So we all drew pictures of this someone that was bothering us. He collected them all up and put them on the easel and then one by one we all approached the easel and threw darts at the pictures we had drawn. It was fun and there was lots of laughing. We finished, still lots of giggling and murmuring, and he began to peel away the pictures we had drawn, dozens of them, one after another, there were holes in all the faces. "Feel better?" he kept asking. We did. We all did feel better. And then he stripped away the last hastily drawn face and underneath them all had been a picture of Jesus. The face of Jesus had hundreds of holes in it where we had thrown the darts. He said, "What you do to the least of my children, you do to me."
I liked that message.
There is a wonderful book called A Month of Sundays, by John Updike. It's about a preacher who loses his faith, has affairs; a man who deep down doesn't really believe in what he preaches. At the climax of the novel, the preacher says, "It was just a band of roving nomads. A group of ignorant sand dwellers who somehow stumbled upon the idea of One God. They didn't mean for it to get bent all out of shape like it did. Judeo-Christianity is a mistake, don't you see? It was meant for one lifetime, not thousands of lifetimes. It's word of mouth gone amuck! It was just something to make a hard life in the desert a little easier."
Ninety seven percent of the senior staff with NASA are unabashed atheists.
Almost all of the founding fathers embraced Classical Deism.
On the other hand, Einstein believed unreservedly in the existence of God. He said, "Just too much was left to chance. Not possible."
As I've mentioned before, my own religious beliefs were sorely tested when I worked as a drug and alcohol counselor for The Salvation Army (see my blog "The Banality of Evil"). It was a jarring lesson in the complications of melding religion with capitalism. It sickened me and still does. But I often think back to that little chapel on the beach and remind myself that not all religion is bad. Sometimes it is noble and kind. Sometimes, I suspect in its most righteous form, it is a wonderful teaching tool. A reminder to its followers to try and do the next right thing. In essence, to be good, to be "Christ like."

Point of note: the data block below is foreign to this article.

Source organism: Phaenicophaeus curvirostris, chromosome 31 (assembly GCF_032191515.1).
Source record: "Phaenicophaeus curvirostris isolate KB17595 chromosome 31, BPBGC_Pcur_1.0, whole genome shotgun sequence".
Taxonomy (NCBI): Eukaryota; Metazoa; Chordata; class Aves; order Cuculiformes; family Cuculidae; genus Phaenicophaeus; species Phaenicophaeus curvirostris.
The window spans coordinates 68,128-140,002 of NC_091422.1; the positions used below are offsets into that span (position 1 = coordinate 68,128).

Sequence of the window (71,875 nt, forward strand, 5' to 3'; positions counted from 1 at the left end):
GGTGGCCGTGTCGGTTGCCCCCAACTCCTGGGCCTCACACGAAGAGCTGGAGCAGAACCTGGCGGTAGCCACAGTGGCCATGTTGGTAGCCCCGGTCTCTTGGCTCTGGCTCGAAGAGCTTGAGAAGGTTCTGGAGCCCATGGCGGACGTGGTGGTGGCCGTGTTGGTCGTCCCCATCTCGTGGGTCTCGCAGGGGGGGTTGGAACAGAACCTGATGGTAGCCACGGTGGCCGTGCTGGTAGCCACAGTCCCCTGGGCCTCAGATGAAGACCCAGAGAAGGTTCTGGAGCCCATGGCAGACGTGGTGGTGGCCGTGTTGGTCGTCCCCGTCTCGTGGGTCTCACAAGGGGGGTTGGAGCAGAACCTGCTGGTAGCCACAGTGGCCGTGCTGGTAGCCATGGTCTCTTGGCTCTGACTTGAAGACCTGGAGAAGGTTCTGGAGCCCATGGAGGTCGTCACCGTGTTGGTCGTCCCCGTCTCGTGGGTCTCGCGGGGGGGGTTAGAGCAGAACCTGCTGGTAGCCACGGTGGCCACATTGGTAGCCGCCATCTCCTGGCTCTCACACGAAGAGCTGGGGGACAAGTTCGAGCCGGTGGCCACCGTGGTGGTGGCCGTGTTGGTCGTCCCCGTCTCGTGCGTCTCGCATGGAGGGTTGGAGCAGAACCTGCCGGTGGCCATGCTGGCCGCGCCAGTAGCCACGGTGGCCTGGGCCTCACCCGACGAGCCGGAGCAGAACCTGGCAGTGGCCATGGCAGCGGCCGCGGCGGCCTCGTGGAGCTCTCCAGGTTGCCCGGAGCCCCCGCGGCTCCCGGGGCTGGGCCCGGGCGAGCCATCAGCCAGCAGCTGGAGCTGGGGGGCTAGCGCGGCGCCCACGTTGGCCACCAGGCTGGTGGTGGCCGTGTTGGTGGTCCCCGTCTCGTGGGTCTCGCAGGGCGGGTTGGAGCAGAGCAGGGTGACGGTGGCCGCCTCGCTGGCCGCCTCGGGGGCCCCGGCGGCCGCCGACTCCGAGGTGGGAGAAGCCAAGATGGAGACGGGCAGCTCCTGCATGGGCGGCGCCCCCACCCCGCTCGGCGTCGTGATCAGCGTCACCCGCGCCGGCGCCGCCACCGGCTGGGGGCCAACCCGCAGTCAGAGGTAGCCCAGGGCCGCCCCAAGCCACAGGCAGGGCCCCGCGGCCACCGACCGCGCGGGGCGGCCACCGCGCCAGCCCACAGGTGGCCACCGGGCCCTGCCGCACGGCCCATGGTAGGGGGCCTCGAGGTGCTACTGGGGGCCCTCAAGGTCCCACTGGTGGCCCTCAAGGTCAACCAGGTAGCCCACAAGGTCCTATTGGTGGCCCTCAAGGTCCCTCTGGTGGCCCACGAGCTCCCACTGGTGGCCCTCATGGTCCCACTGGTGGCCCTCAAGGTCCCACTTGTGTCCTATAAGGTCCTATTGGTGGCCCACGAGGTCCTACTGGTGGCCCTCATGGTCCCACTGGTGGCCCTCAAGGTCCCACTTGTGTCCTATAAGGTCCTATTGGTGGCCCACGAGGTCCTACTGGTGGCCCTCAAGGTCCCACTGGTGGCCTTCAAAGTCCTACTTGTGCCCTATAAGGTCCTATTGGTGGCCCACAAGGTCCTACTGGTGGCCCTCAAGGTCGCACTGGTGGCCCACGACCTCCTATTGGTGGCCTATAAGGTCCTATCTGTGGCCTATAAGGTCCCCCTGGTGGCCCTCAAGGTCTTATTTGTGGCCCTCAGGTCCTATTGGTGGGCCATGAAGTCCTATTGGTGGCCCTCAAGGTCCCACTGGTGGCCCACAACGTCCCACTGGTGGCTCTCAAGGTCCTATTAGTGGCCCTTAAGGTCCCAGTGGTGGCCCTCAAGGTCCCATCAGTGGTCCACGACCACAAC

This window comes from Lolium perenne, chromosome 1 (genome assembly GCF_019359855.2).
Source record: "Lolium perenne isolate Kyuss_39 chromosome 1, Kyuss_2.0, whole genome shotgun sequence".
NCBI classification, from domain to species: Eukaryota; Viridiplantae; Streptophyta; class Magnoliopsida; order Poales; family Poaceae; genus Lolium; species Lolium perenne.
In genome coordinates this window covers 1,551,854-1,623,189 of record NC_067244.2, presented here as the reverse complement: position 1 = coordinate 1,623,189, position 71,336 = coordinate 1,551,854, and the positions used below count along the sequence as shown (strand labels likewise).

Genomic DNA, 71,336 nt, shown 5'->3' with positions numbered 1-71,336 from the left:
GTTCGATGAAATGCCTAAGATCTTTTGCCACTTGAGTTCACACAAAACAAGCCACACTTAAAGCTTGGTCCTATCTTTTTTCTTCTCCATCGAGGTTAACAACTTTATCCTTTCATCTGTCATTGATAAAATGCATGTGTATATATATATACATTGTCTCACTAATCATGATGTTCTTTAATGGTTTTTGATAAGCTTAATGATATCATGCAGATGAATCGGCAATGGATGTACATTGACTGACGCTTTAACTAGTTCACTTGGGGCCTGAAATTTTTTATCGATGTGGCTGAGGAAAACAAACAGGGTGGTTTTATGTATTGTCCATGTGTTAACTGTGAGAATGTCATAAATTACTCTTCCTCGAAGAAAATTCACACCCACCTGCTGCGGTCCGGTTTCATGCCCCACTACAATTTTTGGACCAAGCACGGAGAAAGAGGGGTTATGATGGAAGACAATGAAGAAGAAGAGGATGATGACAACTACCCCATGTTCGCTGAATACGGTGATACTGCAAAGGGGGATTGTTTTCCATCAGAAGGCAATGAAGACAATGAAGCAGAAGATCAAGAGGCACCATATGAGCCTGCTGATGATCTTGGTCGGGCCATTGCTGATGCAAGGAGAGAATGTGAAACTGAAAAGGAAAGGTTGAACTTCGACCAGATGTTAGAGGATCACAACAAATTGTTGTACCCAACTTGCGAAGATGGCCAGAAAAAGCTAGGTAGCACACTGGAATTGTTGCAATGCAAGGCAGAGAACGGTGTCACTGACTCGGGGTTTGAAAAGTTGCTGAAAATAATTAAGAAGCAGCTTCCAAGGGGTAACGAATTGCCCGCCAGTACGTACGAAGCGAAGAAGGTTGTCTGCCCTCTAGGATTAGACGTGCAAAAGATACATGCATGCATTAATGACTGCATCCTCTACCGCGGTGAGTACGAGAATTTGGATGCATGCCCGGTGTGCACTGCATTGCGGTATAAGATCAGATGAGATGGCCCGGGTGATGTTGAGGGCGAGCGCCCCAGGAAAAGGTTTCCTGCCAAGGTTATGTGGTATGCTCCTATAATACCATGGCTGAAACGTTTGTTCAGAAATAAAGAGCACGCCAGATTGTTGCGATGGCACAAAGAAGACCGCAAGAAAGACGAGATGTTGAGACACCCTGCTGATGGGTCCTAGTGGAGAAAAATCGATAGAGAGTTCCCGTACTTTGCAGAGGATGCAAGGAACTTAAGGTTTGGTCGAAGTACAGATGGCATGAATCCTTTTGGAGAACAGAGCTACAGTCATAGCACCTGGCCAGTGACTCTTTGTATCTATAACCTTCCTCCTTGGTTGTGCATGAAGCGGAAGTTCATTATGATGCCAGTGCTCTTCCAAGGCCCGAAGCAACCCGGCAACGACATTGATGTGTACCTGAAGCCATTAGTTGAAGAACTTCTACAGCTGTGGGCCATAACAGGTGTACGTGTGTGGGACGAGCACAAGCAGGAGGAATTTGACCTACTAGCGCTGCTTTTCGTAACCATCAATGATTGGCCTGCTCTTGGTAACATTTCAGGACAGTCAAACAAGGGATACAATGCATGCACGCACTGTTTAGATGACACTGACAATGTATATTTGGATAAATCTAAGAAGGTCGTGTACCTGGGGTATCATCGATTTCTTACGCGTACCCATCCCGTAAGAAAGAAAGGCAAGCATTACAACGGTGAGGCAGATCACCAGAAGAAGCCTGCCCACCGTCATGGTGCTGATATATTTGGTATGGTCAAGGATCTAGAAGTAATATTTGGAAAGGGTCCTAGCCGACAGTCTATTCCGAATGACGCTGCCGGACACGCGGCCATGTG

In one of my favorite novels, Franny and Zooey, J.D. Salinger says, "Don't you see, Franny? Don't you see? The Fat Lady IS Jesus Christ!" He's talking about the fat lady in the audience. The fat lady who has paid her money to be told a story. To be entertained and enlightened. Salinger is saying Jesus Christ is the very NOTION of helping someone. That He is the embodiment of reaching out to someone else.
I like that, too.
The closest I've ever been able to come to actual worship is the idea of gratitude. Some call it karma, some call it fate and some call it original sin. Regardless, it's very difficult to be pious and cynical about the idea of worship if one is filled with gratitude. My life with Angie and the puppies is sublime on occasion. I have so much to be thankful for. I have spent decades fantasizing about the life I lead at this very moment. And now, against all reason and formula, I am leading it. And I often ask myself, "Did I do ANYTHING to deserve this?" The answer, much to my chagrin, is no, I didn't. Some grace, some incomprehensible and inexplicable spiritual pattern is no doubt responsible. And I remind myself daily to be grateful.
And Jesus, in whatever costume He wears, In whatever skewered form of divinity He inhabits, is probably pleased with my daily choice to be grateful.
I'm a member of Alcoholics Anonymous. Have been for quite some time. In that expensive and altruistic club there is a saying. It goes like this: I know two things. There is a God and I'm not Him.
See you tomorrow.